This is another popular diet with the goal of weight loss (fat loss). The way this diet aims to do so is through glucose control and only being allowed to eat certain foods. The way to control glucose in this diet is through high fiber/low GI carbohydrates, which is a good way to start off for just about anyone. However, when it comes to labelling certain fats as “good” or “bad” it seems to lose a bit of the plot. Since the diet doesn’t put a cap of caloric intake it can be easy to exceed how many calories you should actually be taking in, but the diet does suggest a workout program with it. This diet might be a sensible choice for you if you like a simple plan that allows you to work within a point system, but the writers of this book are not large fans of the diet.
This diet was popularized by the longevity of the individuals from the area where they ate in this style. The diet is set to eat lots of fruits and vegetables along with quality meat, healthy fats, and dairy. The goal is to avoid unhealthy desserts and fat sources. This diet is structured mostly around the healthier food choices with some portion control. This can be a good diet for folks, but aiming for more optimization of macronutrients will have better effects on performance than you would get from this diet, but it has some solid healthy food choices like some of the previous diets discussed (mayo clinic).
This diet plan was popularized by Tim Ferriss, the author of the four hour body (among others). The goal here is to make sure that your carbohydrate choices are low GI carbs and by doing so it will help you lose weight by maintaining the feelings of fullness and to help you make better nutritional choices throughout the day. By utilizing low GI carbohydrate sources you are not going to spike blood sugar levels which can have positive effects on not only controlling blood sugar, but also in the partitioning of nutrients throughout the body. This is a good qualitative diet where you can follow your sources accordingly, but in order to optimize lean body mass and sports performance you will also want to take in some fast digesting carbohydrate post workout to expedite recovery. You also get to have a cheat day each week which can be very useful as a means to giving yourself a mental reprieve.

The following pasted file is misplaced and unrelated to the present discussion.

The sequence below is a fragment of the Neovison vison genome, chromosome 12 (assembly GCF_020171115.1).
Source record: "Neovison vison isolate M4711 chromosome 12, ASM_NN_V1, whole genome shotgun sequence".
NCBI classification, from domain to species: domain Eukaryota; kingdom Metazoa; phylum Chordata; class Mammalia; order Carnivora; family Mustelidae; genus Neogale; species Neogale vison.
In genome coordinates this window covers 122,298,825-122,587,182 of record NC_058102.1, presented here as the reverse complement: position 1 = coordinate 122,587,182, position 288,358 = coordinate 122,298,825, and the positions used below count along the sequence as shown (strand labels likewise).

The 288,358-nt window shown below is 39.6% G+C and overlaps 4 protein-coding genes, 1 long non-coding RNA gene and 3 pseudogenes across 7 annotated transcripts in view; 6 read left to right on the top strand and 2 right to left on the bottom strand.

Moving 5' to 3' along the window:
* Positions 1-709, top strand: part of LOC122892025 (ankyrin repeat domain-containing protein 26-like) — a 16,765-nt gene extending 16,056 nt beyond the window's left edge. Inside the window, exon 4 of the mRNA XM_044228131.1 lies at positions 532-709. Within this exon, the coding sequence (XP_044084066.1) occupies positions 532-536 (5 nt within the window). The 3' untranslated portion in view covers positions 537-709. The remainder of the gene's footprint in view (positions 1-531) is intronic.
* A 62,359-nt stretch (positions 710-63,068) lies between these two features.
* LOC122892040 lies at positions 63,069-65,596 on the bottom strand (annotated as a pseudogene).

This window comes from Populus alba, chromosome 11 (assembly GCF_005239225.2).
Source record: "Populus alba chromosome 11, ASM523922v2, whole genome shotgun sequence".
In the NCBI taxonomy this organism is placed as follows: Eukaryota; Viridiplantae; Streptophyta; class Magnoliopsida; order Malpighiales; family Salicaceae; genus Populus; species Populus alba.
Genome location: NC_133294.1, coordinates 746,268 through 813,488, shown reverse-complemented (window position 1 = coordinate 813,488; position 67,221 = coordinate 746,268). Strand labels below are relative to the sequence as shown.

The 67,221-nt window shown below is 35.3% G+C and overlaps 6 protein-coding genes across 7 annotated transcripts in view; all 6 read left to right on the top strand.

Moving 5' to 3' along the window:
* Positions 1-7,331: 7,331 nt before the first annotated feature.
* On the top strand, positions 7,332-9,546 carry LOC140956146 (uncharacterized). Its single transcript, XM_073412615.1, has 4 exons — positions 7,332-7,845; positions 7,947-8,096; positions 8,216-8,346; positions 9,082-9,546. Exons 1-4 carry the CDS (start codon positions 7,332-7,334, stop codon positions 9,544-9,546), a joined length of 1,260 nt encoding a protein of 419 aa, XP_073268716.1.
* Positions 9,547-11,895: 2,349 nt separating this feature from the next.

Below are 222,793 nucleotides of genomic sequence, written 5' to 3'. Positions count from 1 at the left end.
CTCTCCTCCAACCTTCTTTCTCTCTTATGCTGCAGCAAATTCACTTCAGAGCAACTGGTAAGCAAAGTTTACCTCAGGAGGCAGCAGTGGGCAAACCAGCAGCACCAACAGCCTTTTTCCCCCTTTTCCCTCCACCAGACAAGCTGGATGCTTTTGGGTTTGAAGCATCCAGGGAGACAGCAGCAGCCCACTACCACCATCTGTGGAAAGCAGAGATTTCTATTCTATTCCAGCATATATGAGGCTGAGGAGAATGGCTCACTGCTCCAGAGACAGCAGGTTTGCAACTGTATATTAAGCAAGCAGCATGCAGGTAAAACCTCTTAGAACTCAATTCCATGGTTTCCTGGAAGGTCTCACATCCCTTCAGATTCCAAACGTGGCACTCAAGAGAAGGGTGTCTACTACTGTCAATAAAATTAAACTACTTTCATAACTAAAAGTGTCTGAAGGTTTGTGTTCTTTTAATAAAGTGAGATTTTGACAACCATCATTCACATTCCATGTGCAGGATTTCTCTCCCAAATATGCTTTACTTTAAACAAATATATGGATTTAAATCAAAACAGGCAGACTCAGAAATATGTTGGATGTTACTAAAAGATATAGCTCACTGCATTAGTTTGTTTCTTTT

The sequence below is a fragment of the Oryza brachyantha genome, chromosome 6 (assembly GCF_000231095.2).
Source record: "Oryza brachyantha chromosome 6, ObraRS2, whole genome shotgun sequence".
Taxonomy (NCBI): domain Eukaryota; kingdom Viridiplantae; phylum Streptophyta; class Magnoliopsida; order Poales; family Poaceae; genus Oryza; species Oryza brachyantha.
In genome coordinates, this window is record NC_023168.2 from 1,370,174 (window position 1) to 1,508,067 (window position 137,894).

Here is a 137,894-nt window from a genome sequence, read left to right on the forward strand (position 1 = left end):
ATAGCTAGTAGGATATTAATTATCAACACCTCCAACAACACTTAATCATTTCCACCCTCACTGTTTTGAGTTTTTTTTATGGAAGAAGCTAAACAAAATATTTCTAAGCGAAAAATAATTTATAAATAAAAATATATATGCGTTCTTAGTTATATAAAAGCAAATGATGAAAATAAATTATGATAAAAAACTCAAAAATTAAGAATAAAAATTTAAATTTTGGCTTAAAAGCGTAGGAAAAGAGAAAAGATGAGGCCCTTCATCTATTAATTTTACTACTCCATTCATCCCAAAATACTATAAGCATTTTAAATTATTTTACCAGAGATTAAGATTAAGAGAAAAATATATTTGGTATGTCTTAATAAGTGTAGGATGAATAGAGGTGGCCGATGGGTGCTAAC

This diet is traditionally super high fat (approximately 80% of your daily calories) and low carb and protein (together make up the final 20% of the diet) recently this has become a very popular type of diet to partake in. What occurs when the body goes low carbohydrate you simply don’t have as much glucose for the body to use, which just so happens to be the preferentially energy source for a number of tissues in the body (like the brain). Over a long enough period of time the body will start making ketone bodies due to the increased metabolism of fatty acids (they are a byproduct of this process). These ketones will then go in the blood stream and be utilized as energy by the brain and other tissues.
This type of diet (specifically the ketones) has been shown to have a positive effect on cognitive functioning in older adults with Alzheimer’s specifically folks that with the APOe4 genotype (Henderson 2009). This diet has also been recently related to decreased symptomology of individuals with Parkinson’s disease (VanItallie 2005, Gasior 2008). There are also possible positive effects on a wide variety of cognitive functioning from mitochondrial biogenesis (more cellular factories for energy production) to resistance from oxidative stress.